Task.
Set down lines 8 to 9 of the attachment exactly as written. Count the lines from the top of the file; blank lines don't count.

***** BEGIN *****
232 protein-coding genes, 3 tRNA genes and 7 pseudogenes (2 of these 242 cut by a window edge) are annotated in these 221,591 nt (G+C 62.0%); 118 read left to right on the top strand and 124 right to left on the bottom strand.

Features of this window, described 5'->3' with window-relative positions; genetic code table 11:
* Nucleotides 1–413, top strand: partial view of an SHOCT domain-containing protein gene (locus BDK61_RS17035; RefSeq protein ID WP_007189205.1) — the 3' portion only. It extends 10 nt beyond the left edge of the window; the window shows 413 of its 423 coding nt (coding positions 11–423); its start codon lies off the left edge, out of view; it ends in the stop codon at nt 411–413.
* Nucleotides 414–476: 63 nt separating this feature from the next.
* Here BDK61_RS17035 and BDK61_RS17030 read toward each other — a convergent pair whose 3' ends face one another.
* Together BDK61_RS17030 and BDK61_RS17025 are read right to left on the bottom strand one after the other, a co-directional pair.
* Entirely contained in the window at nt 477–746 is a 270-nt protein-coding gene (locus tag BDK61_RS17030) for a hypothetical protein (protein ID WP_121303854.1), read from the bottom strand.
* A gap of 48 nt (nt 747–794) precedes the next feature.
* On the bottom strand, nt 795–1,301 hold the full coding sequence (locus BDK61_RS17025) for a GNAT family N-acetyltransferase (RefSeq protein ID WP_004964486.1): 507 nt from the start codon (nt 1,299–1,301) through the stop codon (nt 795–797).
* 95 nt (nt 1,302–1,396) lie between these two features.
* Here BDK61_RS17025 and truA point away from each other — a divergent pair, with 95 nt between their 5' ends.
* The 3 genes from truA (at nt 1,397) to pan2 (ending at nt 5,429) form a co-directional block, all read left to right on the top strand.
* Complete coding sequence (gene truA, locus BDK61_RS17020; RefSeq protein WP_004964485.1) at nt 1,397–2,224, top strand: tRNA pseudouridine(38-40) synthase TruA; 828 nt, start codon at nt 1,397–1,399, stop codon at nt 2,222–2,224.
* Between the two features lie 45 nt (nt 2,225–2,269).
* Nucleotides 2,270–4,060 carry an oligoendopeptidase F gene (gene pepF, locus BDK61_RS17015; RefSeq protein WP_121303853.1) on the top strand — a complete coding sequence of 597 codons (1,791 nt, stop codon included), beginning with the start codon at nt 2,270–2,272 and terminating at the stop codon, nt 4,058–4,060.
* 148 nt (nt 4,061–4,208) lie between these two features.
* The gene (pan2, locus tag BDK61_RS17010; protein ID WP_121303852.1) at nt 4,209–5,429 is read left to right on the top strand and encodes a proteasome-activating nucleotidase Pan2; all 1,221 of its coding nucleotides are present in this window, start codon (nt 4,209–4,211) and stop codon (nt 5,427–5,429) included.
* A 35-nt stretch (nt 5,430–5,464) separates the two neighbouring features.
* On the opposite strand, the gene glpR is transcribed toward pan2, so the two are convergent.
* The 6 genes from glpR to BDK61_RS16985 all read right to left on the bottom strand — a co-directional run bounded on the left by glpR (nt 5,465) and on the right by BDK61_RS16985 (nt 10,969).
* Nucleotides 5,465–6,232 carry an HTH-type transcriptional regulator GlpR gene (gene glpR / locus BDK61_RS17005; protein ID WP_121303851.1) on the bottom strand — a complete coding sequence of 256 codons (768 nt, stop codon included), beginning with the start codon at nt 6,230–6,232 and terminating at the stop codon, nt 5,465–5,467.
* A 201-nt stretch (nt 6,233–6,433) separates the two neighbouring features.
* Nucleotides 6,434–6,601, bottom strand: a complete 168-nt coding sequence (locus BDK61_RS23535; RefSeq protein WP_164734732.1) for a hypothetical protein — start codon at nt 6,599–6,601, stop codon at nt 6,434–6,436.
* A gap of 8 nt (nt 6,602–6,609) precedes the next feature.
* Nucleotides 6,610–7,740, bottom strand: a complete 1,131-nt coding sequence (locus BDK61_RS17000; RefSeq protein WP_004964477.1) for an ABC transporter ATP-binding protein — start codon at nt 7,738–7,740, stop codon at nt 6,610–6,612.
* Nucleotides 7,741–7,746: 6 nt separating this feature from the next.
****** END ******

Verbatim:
* A gap of 48 nt (nt 747–794) precedes the next feature.
* On the bottom strand, nt 795–1,301 hold the full coding sequence (locus BDK61_RS17025) for a GNAT family N-acetyltransferase (RefSeq protein ID WP_004964486.1): 507 nt from the start codon (nt 1,299–1,301) through the stop codon (nt 795–797).